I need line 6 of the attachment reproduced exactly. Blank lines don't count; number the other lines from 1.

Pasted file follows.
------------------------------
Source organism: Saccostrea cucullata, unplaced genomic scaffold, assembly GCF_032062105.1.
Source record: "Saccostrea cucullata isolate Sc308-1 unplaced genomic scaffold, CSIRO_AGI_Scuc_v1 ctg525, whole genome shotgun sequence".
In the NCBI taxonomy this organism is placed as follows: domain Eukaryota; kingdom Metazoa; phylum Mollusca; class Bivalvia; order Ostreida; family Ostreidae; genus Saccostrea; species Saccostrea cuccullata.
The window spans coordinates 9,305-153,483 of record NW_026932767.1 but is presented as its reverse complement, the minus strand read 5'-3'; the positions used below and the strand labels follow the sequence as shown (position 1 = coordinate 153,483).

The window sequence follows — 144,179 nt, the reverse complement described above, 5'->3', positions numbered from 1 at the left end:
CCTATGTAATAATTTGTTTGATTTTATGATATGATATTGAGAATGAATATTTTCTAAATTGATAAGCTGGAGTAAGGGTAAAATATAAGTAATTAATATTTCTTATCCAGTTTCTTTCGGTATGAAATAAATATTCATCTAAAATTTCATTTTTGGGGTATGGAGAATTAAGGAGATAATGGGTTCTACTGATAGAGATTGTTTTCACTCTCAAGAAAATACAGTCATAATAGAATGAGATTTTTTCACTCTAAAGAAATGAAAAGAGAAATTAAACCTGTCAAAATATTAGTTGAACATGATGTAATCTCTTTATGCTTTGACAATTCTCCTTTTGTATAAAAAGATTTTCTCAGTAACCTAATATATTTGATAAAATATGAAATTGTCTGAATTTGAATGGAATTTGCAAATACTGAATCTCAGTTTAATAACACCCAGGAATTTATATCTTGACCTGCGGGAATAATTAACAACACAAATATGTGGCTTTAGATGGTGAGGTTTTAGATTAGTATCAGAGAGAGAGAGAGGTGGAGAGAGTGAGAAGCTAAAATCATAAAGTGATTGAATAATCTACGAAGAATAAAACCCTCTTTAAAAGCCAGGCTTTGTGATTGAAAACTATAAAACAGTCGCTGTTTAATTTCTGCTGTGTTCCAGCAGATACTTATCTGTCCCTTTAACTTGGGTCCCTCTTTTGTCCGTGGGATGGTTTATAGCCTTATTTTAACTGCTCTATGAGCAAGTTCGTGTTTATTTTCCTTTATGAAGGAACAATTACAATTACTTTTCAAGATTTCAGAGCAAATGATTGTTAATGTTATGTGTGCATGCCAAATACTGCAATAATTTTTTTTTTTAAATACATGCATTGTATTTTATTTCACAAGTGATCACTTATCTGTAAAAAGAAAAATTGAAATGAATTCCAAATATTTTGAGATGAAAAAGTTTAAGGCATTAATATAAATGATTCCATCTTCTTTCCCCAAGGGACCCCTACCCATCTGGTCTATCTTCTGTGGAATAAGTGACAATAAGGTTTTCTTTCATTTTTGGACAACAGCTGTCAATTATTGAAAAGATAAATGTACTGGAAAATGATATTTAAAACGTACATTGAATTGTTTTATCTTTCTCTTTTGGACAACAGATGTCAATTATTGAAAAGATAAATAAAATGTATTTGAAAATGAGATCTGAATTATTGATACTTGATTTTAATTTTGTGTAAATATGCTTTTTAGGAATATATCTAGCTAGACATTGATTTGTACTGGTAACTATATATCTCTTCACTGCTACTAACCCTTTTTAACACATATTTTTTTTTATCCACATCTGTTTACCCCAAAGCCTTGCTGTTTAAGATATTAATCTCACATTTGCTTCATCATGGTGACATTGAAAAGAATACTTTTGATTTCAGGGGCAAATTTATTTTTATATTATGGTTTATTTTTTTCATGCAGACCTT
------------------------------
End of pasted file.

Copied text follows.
CCTATGTAATAATTTGTTTGATTTTATGATATGATATTGAGAATGAATATTTTCTAAATTGATAAGCTGGAGTAAGGGTAAAATATAAGTAATTAATATTTCTTATCCAGTTTCTTTCGGTATGAAATAAATATTCATCTAAAATTTCATTTTTGGGGTATGGAGAATTAAGGAGATAATGGGTTCTACTGATAGAGATTGTTTTCACTCTCAAGAAAATACAGTCATAATAGAATGAGATTTTTTCACTCTAAAGAAATGAAAAGAGAAATTAAACCTGTCAAAATATTAGTTGAACATGATGTAATCTCTTTATGCTTTGACAATTCTCCTTTTGTATAAAAAGATTTTCTCAGTAACCTAATATATTTGATAAAATATGAAATTGTCTGAATTTGAATGGAATTTGCAAATACTGAATCTCAGTTTAATAACACCCAGGAATTTATATCTTGACCTGCGGGAATAATTAACAACACAAATATGTGGCTTTAGATGGTGAGGTTTTAGATTAGTATCAGAGAGAGAGAGAGGTGGAGAGAGTGAGAAGCTAAAATCATAAAGTGATTGAATAATCTACGAAGAATAAAACCCTCTTTAAAAGCCAGGCTTTGTGATTGAAAACTATAAAACAGTCGCTGTTTAATTTCTGCTGTGTTCCAGCAGATACTTATCTGTCCCTTTAACTTGGGTCCCTCTTTTGTCCGTGGGATGGTTTATAGCCTTATTTTAACTGCTCTATGAGCAAGTTCGTGTTTATTTTCCTTTATGAAGGAACAATTACAATTACTTTTCAAGATTTCAGAGCAAATGATTGTTAATGTTATGTGTGCATGCCAAATACTGCAATAATTTTTTTTTTTAAATACATGCATTGTATTTTATTTCACAAGTGATCACTTATCTGTAAAAAGAAAAATTGAAATGAATTCCAAATATTTTGAGATGAAAAAGTTTAAGGCATTAATATAAATGATTCCATCTTCTTTCCCCAAGGGACCCCTACCCATCTGGTCTATCTTCTGTGGAATAAGTGACAATAAGGTTTTCTTTCATTTTTGGACAACAGCTGTCAATTATTGAAAAGATAAATGTACTGGAAAATGATATTTAAAACGTACATTGAATTGTTTTATCTTTCTCTTTTGGACAACAGATGTCAATTATTGAAAAGATAAATAAAATGTATTTGAAAATGAGATCTGAATTATTGATACTTGATTTTAATTTTGTGTAAATATGCTTTTTAGGAATATATCTAGCTAGACATTGATTTGTACTGGTAACTATATATCTCTTCACTGCTACTAACCCTTTTTAACACATATTTTTTTTTATCCACATCTGTTTACCCCAAAGCCTTGCTGTTTAAGATATTAATCTCACATTTGCTTCATCATGGTGACATTGAAAAGAATACTTTTGATTTCAGGGGCAAATTTATTTTTATATTATGGTTTATTTTTTTCATGCAGACCTT